Rohan Kumar, Commercial Analyst
In the age of big data, the Internet of Things (IoT), and the cloud, ways of conducting transactions in a verifiable and easy way are becoming more and more important. In 2008, the cryptocurrency Bitcoin was the first high-profile implementation of a distributed blockchain. Since then, blockchain has become a revolution in the way online transactions are carried out, and has rapidly been leveraged by other industries.
In 2017, the Harvard Business Review stated that blockchain “has the potential to create new foundations for our economic and social systems”. While blockchain has become synonymous with Bitcoin for lot of people, it is important to stress that blockchain is an underlying core technology of Bitcoin, and that they are not the same thing. Bitcoin is only one of many, albeit the highest profile, implementations of a blockchain. So, if blockchain isn’t Bitcoin, what is it?
What is blockchain?
A blockchain is, quite simply, a distributed ledger, or list, of transactions. Instead of a single “trusted” institution (like a bank) holding the list of transactions, the list is distributed with a way to easily verify that all ledgers are the same.
Blockchain allows distribution via various channels, instead of a centralized institution.
This allows industries without a central trusted repository of information to have a ledger of transactions that everyone can agree on, without having to set up a central institution to hold this information.
All users of the network can verify transactions by comparing their ledger against the others in the network. This means that any foul play would have to have the collusion of a majority of the network.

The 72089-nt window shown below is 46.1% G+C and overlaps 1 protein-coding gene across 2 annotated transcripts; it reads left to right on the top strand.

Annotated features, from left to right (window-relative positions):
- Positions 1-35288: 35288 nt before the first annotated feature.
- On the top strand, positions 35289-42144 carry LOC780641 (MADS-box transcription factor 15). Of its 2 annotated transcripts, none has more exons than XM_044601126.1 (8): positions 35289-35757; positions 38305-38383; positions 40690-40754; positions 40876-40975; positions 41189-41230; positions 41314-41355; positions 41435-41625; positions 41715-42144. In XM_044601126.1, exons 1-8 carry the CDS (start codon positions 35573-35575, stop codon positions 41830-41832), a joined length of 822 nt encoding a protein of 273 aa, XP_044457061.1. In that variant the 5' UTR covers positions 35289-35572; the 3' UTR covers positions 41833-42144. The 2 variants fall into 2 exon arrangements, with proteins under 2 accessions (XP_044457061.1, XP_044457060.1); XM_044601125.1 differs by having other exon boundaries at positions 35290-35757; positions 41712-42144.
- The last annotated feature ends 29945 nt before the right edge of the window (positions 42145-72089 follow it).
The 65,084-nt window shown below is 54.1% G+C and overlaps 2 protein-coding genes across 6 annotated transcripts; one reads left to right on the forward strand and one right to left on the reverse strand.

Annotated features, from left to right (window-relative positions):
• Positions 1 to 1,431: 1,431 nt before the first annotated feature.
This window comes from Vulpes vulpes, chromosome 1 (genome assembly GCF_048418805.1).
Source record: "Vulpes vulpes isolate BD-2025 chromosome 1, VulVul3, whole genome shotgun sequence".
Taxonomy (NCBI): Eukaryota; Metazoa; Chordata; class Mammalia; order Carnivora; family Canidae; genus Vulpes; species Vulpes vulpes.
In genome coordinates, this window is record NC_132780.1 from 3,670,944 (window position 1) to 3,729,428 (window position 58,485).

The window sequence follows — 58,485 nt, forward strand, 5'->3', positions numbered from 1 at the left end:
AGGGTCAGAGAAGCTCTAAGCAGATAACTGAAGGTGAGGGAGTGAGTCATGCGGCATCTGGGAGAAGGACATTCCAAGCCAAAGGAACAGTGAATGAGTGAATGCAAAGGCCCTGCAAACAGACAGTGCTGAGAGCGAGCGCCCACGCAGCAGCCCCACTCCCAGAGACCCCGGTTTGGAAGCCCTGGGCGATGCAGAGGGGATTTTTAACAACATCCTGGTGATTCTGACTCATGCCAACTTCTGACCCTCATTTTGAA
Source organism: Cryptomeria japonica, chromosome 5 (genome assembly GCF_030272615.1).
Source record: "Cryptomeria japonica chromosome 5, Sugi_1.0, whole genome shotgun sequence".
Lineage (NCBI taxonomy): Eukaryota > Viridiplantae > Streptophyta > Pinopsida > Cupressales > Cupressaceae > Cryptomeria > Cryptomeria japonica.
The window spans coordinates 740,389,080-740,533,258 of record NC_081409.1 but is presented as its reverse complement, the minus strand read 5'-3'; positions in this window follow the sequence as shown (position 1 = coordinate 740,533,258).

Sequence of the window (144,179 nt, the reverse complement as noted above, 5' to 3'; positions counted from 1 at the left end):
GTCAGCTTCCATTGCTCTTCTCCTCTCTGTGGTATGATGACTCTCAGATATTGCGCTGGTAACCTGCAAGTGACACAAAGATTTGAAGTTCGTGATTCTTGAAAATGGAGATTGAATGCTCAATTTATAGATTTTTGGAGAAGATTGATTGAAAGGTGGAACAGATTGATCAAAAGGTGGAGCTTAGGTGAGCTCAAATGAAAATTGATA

What blockchain means for fresh produce
It’s easy to be cynical about blockchain when you cannot see the way it is applicable in a given industry. Like any core technology, without a tangible application it could easily be seen as just another industry buzzword.
The supply chain
For any food retailer, and particularly those selling fresh produce, there has been a drive for visibility across the entire supply chain so that when there are food safety issues, such as the recent salmonella outbreak in papayas imported into the US, every point where the relevant produce went through in the supply chain can be found and appropriate action taken. The longer this process takes, the worse the situation can get for all involved throughout the supply chain, including the end consumer.
A single consolidated fresh produce blockchain with all players recording their transactions of fruit through the supply chain from gate-to-plate would allow this process of discovery to take a matter of seconds, instead of weeks of intensive work, shortening the lead-time for corrective measures to be taken.
The distributed nature of a blockchain means the conversation can move towards actual food trust, as no single player can manipulate the data to change the origin on the produce.